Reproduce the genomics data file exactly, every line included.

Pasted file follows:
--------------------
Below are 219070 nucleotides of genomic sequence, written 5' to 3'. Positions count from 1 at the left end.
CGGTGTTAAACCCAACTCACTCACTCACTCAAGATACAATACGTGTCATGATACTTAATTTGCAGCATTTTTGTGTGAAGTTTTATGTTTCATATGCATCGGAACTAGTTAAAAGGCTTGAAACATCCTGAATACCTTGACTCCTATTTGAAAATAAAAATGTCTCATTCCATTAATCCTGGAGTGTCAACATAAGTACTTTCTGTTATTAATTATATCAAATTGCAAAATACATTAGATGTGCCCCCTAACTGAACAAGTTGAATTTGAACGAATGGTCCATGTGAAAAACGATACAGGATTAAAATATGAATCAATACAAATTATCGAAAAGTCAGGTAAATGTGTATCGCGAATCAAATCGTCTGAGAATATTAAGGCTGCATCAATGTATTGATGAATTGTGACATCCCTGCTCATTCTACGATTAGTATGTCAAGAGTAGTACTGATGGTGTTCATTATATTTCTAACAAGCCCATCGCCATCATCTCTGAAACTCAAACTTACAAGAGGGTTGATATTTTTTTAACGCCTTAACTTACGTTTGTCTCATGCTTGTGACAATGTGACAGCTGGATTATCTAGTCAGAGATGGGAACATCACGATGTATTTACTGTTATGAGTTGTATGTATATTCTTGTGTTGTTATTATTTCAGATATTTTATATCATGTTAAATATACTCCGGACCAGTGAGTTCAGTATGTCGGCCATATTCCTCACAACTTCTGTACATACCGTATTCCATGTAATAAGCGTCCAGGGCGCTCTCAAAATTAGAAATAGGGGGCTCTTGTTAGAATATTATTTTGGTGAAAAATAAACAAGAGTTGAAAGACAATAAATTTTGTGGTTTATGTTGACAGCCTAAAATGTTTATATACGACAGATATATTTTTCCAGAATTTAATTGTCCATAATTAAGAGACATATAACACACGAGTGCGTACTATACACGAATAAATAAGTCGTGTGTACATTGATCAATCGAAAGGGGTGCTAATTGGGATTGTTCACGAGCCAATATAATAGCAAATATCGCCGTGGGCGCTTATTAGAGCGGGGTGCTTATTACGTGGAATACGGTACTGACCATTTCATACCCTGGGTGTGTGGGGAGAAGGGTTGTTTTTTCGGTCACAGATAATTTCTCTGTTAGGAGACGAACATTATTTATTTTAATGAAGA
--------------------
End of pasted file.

Below are 219070 nucleotides of genomic sequence, written 5' to 3'. Positions count from 1 at the left end.
CGGTGTTAAACCCAACTCACTCACTCACTCAAGATACAATACGTGTCATGATACTTAATTTGCAGCATTTTTGTGTGAAGTTTTATGTTTCATATGCATCGGAACTAGTTAAAAGGCTTGAAACATCCTGAATACCTTGACTCCTATTTGAAAATAAAAATGTCTCATTCCATTAATCCTGGAGTGTCAACATAAGTACTTTCTGTTATTAATTATATCAAATTGCAAAATACATTAGATGTGCCCCCTAACTGAACAAGTTGAATTTGAACGAATGGTCCATGTGAAAAACGATACAGGATTAAAATATGAATCAATACAAATTATCGAAAAGTCAGGTAAATGTGTATCGCGAATCAAATCGTCTGAGAATATTAAGGCTGCATCAATGTATTGATGAATTGTGACATCCCTGCTCATTCTACGATTAGTATGTCAAGAGTAGTACTGATGGTGTTCATTATATTTCTAACAAGCCCATCGCCATCATCTCTGAAACTCAAACTTACAAGAGGGTTGATATTTTTTTAACGCCTTAACTTACGTTTGTCTCATGCTTGTGACAATGTGACAGCTGGATTATCTAGTCAGAGATGGGAACATCACGATGTATTTACTGTTATGAGTTGTATGTATATTCTTGTGTTGTTATTATTTCAGATATTTTATATCATGTTAAATATACTCCGGACCAGTGAGTTCAGTATGTCGGCCATATTCCTCACAACTTCTGTACATACCGTATTCCATGTAATAAGCGTCCAGGGCGCTCTCAAAATTAGAAATAGGGGGCTCTTGTTAGAATATTATTTTGGTGAAAAATAAACAAGAGTTGAAAGACAATAAATTTTGTGGTTTATGTTGACAGCCTAAAATGTTTATATACGACAGATATATTTTTCCAGAATTTAATTGTCCATAATTAAGAGACATATAACACACGAGTGCGTACTATACACGAATAAATAAGTCGTGTGTACATTGATCAATCGAAAGGGGTGCTAATTGGGATTGTTCACGAGCCAATATAATAGCAAATATCGCCGTGGGCGCTTATTAGAGCGGGGTGCTTATTACGTGGAATACGGTACTGACCATTTCATACCCTGGGTGTGTGGGGAGAAGGGTTGTTTTTTCGGTCACAGATAATTTCTCTGTTAGGAGACGAACATTATTTATTTTAATGAAGA